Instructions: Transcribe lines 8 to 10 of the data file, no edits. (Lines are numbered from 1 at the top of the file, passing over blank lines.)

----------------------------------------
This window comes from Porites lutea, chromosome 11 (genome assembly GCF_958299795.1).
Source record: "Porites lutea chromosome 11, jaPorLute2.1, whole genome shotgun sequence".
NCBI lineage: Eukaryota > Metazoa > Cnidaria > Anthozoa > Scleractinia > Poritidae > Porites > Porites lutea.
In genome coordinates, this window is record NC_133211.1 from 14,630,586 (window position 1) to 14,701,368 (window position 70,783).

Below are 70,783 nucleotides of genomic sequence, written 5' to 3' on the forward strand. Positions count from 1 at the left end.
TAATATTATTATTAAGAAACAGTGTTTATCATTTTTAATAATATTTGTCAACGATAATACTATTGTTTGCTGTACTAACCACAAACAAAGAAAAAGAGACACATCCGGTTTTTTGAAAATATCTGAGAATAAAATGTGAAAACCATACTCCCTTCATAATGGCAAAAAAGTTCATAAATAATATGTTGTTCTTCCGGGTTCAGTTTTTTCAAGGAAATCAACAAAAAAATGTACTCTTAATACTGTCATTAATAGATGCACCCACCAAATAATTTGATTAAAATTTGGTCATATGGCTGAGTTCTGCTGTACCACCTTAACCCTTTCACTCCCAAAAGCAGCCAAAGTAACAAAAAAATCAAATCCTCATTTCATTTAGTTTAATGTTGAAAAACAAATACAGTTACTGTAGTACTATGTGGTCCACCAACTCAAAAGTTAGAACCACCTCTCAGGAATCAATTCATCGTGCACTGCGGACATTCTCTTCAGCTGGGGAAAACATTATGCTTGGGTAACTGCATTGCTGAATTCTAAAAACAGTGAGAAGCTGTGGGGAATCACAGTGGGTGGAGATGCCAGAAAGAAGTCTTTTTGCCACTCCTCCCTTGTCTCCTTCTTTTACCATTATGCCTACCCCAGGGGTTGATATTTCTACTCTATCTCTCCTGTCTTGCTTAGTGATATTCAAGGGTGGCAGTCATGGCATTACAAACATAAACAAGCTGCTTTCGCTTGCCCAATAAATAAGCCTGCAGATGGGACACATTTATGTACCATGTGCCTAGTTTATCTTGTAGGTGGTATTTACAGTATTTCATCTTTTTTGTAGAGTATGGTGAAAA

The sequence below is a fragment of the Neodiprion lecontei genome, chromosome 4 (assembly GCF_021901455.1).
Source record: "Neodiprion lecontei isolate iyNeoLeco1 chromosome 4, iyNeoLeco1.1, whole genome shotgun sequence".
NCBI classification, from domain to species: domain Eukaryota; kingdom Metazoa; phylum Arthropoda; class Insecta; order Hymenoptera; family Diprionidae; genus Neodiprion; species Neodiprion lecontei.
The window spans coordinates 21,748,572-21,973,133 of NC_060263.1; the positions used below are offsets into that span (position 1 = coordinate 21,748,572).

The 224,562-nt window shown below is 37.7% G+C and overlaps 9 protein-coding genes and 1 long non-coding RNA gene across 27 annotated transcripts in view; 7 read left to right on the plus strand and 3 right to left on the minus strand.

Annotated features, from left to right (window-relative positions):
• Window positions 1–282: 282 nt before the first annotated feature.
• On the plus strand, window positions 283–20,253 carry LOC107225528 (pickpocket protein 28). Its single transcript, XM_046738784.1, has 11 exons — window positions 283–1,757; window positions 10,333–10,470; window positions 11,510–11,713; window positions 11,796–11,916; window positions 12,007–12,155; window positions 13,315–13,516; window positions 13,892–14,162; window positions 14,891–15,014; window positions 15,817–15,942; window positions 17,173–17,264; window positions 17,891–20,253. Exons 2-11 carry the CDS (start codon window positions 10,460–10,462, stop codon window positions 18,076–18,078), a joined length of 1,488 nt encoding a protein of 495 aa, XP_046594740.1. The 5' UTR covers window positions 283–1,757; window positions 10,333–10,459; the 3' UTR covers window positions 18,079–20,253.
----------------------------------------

Source record: "Neodiprion lecontei isolate iyNeoLeco1 chromosome 4, iyNeoLeco1.1, whole genome shotgun sequence".
NCBI classification, from domain to species: domain Eukaryota; kingdom Metazoa; phylum Arthropoda; class Insecta; order Hymenoptera; family Diprionidae; genus Neodiprion; species Neodiprion lecontei.
The window spans coordinates 21,748,572-21,973,133 of NC_060263.1; the positions used below are offsets into that span (position 1 = coordinate 21,748,572).